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The Briefcase (2001) – KAWAKAMI Hiromi

This is the last review I’ll be posting as part of the Shadow Jury for the 2012 Man Asian Literary Prize. Sorry for the delay—these last few weeks have been a little hectic, and I haven’t had time to write these up.

As Tsukiko is eating dinner one night in a cheap diner, she realises that the man she is sitting next to is her old high school literature teacher. She strikes up a conversation, and the two reminisce about old times. Over the next six months, they meet again and again, forming a relationship that rapidly becomes hard to define.

It’s hard not to compare The Briefcase to Ogawa Yoko’s work , The Housekeeper and the Professor. They even came out at a similar time—Ogawa’s in 2003; Kawakami’s in 2001. Both tell the tale of an unlikely friendship between an older man and a younger woman. Neither have any hint of romance in them, and in many ways, both are actually more about the man than the female narrator.

What I love about The Briefcase, though, is its simplicity, and Kawakami’s almost stubborn refusal to try and spice up the plot with some action or huge conflict. These two people—Sensei and Tsukiko—meet up every now and then, usually not on purpose, and share small parts of their lives. For Tsukiko, this is a chance to leave her otherwise isolated life (she lives alone, and finds her family a little annoying), to take part in conversation with someone. People talk about Murakami Haruki being the great chronicler of isolation in contemporary Japan, but he is not alone in this. It’s a project undertaken by many modern Japanese authors, who often do it—dare I say—much better than Murakami ever could.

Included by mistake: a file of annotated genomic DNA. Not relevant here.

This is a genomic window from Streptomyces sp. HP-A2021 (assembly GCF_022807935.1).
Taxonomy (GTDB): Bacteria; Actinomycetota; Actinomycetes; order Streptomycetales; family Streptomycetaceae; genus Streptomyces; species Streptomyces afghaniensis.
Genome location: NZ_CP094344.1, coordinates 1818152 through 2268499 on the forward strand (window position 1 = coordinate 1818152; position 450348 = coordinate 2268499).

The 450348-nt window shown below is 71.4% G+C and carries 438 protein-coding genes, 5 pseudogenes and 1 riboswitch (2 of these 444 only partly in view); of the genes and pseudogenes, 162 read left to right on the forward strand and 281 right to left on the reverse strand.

There is no coherent through-line to follow. Instead, each chapter is a different encounter—I’d call them dates, but that doesn’t seem quite right, particularly since hints of romance don’t really appear until much, much later in the novel. But with each encounter, some more of the hidden background of each character is revealed.

With Sensei, for example, there is a sense, right from the beginning, that he is a widower—when Tsukiko visits his house for the first time, she remarks on his beautiful garden. When he replies that it was his wife, the implicit subtext is that his wife is dead. I mean, come on—elderly man refusing to talk about his wife? The obvious answer is that she passed away, and that he loved her very much. When we find out several chapters late that she actually left him, it comes as a bit of a surprise. It leads us to re-evaluate our understanding of the character—if she chose to leave him (already surprising in a country whose divorce rate is something like 10%), then why? What is it about him that she couldn’t stand?

The Briefcase is a novel about the smallness of human connection, and the huge importance of that smallness. It is about two people finding love and comfort in the most unlikely of places. It is not large, it is not showy, but it is a deeply humane book.